Page Two

 

Spina Bifida Baby

(the story of Daniel, our #1 open procedure patient)

By Nancy Humphrey

A Nashville infant born with spina bifida may have a more normal life, thanks to a first-of-its-kind surgical procedure performed while he was still nestled in his mother's womb. The groundbreaking procedure — performed at Vanderbilt University Medical Center — involved opening the mother's abdomen and uterus, partially removing the fetus and sewing shut the opening over the fetus's spinal cord. Previous fetal surgery for spina bifida at VUMC and elsewhere had been performed endoscopically.



VUMC is one of only three medical centers in the United States doing open fetal surgery, and it is the only institution in the world performing such surgery to repair spina bifida lesions on a fetus still in its mother's womb. The infant, Daniel Meyer, born June 12 to Cory and Scott Meyer of Nashville, still suffers from marked weakness in his lower body, but is able to flex his hips and appears to have good bladder and bowel function.

Spina bifida is the most common neurologic birth defect in the United States, occurring in 1.5 to 2 out of every 1,000 live births. Babies born with the defect have an opening in their spine, and although it is not considered to be a lethal disorder, in most cases it is severely handicapping. Babies typically have lower extremity weakness or paralysis, sensory loss, dysfunction of urinary or bowel functions, and are prone to develop hydrocephalus, or the increase of spinal fluid in the brain.

About 95 percent of babies born with spina bifida require a drainage shunt placed in the brain to help remove excess fluid. Dr. Joseph P. Bruner, assistant professor of Obstetrics and Gynecology, is optimistic about the results of the operation, even though Daniel did also require a shunt. Bruner is part of a team of VUMC researchers — which includes Dr. Noel B. Tulipan, associate professor of Neurosurgery, and Dr. William F. Walsh, associate professor of Pediatrics — testing the feasibility of the pioneering technique.

The research is a natural progression from animal studies in the mid-1980s at other institutions that looked at the exposed spinal cords of rats and monkeys and the abnormal development of the spinal cord due to those openings. "From these studies, researchers came up with the 'two hit' hypothesis for neurological deficits with spina bifida," Bruner said. "The first hit is the fact that the fetus has spina bifida and the spinal cord is developing in an abnormal fashion. The second hit results from the prolonged exposure of the spinal cord to amniotic fluid. These studies have been repeated in sheep and pigs and show the same thing. If you protect the spinal cord from the intrauterine environment, the baby will develop more normally. If you expose the spinal cord to the fluid, the baby will develop neurologic lesions."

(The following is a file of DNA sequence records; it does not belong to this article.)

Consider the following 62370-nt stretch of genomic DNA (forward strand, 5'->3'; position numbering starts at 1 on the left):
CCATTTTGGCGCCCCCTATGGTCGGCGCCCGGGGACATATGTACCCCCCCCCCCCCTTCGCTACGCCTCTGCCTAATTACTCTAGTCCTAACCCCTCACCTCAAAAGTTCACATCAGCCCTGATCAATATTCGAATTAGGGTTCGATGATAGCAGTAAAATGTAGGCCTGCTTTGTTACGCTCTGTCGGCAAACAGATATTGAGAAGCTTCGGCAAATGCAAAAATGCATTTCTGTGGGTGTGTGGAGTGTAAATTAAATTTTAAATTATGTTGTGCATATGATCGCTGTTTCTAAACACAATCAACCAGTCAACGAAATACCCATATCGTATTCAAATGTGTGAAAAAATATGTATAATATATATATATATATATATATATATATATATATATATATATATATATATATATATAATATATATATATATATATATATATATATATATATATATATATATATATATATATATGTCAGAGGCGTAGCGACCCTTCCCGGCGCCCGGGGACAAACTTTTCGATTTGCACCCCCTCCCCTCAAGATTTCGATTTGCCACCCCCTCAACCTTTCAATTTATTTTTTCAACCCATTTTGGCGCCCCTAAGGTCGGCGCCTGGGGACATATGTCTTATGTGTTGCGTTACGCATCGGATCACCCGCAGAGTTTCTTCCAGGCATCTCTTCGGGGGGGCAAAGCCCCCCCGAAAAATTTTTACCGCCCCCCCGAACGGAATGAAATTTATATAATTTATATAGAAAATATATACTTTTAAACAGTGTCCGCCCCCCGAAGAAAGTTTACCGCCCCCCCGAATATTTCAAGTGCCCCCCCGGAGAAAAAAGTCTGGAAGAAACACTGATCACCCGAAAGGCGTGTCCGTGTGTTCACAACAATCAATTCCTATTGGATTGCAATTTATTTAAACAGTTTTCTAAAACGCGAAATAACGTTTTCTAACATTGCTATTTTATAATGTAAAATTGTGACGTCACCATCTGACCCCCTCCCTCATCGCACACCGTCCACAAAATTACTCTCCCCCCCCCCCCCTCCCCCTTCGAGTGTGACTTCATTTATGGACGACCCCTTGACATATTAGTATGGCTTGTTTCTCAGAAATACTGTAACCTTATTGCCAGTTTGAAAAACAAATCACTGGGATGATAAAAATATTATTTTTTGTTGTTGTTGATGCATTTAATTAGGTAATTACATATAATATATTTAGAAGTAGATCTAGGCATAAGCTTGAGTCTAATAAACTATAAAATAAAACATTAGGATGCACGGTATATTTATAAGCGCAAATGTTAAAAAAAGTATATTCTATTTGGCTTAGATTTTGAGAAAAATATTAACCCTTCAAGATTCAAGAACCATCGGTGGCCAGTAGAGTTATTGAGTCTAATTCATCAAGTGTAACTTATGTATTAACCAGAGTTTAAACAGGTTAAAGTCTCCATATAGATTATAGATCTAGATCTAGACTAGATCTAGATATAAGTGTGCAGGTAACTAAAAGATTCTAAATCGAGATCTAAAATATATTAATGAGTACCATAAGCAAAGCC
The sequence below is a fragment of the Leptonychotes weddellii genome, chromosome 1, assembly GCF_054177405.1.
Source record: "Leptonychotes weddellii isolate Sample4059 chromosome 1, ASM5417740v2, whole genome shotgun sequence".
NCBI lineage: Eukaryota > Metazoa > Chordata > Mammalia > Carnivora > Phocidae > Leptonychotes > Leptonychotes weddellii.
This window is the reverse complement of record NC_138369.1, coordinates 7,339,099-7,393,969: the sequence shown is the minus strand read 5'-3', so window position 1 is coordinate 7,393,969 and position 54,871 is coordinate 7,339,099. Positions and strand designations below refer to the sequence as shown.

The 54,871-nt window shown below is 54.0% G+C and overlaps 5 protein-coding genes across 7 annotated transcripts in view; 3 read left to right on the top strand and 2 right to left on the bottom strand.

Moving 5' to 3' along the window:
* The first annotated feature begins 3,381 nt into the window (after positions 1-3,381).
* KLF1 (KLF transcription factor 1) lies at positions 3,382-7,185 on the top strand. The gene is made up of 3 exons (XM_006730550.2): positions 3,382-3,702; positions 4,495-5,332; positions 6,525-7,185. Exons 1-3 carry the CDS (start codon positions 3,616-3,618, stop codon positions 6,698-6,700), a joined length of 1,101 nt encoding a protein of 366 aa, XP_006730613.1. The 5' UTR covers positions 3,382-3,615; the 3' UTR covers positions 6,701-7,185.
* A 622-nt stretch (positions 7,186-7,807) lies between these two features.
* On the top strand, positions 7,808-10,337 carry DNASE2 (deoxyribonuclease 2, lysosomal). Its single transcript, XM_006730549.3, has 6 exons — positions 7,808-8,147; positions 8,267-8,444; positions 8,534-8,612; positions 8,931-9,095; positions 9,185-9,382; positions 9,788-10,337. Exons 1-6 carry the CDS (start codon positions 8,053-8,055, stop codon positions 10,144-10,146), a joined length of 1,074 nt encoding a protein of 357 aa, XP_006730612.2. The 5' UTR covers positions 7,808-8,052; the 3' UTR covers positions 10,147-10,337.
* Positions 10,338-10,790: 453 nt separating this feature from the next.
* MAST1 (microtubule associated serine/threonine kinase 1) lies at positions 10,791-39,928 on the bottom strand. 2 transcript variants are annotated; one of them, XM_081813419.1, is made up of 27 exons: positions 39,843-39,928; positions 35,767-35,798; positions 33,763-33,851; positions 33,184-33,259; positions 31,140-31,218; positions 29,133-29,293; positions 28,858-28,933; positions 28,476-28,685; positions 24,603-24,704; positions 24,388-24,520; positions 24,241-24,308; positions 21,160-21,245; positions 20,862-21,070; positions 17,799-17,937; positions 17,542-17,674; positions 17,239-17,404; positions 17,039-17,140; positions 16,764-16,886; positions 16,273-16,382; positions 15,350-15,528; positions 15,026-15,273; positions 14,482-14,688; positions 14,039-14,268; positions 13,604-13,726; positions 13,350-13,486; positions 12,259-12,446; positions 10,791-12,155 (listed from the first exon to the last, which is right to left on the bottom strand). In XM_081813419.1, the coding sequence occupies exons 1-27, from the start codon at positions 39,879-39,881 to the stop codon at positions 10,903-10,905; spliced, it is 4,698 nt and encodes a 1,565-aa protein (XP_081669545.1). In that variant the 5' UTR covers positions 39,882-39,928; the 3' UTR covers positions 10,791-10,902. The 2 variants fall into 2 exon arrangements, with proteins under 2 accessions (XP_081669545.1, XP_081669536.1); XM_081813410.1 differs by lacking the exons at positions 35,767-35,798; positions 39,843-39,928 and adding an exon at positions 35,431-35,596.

This led Vanderbilt researchers first to the animal labs, then to a human study three years ago for the first attempt at fetal surgery to protect the spinal cord from the possible damaging effects of sustained exposure to amniotic fluid. That technique, now replaced by the new technique performed on Daniel, was used four times during the past three years.

Endoscopic surgery using the earlier technique was done in the second trimester, at 22 weeks of pregnancy. The spinal cord was repaired by covering the opening in the spine with a skin graft taken from the leg of the mother. The graft was sealed in place with "biologic glue" made from fibrin from the mother's blood and thrombin, a substance derived from cows.

During the procedure, Vanderbilt surgeons removed amniotic fluid surrounding the fetus and replaced it with carbon dioxide to allow them to work inside the uterus with an unobstructed view. Of the four repairs using the previous technique, one child is almost three. He suffers from only a mild weakness in his ankles. One child is four months old with weakness in one leg. Two others have died. In the meantime basic laboratory research at VUMC has shown that the major damage from amniotic fluid occurs late in pregnancy.

"We're a long way from knowing that intrauterine surgery improves outcome. Prior studies showed that only 6 percent of children were mildly affected. Compare that to our series where two-thirds have been mildly affected and it's encouraging," Bruner said. "But the numbers are too small at this point to prove anything."

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The following story about Joseph Llerena is by Katie Clark, M.D.

 

Hernan Llerena and Merlith Torres certainly took a 'leap of faith' by coming to Vanderbilt for a spina bifida repair for their baby in utero.